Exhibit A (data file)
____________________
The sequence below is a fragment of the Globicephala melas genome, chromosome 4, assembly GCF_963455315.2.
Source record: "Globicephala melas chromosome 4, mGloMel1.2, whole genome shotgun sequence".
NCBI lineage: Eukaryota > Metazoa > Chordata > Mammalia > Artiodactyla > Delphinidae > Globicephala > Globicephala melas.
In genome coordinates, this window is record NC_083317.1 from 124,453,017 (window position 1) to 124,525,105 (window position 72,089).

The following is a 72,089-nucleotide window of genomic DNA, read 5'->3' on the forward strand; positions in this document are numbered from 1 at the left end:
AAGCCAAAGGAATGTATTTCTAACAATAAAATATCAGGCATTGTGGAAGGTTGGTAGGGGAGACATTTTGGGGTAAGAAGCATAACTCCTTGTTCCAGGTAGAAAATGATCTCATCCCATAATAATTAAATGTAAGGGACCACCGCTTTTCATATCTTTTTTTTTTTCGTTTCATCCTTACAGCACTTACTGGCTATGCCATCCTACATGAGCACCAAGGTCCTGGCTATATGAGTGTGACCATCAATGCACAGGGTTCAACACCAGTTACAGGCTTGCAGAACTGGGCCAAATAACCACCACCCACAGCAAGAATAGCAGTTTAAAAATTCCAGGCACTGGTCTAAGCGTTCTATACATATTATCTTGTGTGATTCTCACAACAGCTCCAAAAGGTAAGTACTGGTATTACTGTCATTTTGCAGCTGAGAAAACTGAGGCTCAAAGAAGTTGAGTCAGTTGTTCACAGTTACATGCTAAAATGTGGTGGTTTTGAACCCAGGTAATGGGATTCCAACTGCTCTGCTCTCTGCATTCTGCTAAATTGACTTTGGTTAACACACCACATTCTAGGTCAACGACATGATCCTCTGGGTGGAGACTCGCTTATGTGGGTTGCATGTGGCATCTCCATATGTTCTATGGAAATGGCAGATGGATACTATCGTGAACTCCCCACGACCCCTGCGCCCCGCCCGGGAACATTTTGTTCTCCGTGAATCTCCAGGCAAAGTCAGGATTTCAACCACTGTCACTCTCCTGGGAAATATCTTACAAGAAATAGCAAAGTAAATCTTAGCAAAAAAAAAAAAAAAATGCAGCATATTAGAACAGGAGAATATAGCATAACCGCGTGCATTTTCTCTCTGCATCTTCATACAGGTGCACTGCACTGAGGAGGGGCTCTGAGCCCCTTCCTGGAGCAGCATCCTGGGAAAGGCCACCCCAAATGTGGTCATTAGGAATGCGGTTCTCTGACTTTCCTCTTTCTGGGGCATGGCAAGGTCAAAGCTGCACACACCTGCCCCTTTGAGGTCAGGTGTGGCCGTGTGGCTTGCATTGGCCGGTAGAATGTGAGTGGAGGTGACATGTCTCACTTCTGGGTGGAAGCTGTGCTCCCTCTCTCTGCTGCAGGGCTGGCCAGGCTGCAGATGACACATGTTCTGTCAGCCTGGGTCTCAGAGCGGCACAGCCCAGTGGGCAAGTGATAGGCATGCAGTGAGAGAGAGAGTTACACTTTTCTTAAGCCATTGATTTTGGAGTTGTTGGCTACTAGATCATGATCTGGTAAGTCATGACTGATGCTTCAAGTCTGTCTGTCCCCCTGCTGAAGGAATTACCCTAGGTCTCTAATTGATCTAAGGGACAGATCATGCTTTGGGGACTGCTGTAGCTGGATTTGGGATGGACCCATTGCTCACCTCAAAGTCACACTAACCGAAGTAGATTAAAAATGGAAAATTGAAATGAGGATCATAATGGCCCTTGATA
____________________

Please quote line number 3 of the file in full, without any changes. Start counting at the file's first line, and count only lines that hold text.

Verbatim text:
NCBI lineage: Eukaryota > Metazoa > Chordata > Mammalia > Artiodactyla > Delphinidae > Globicephala > Globicephala melas.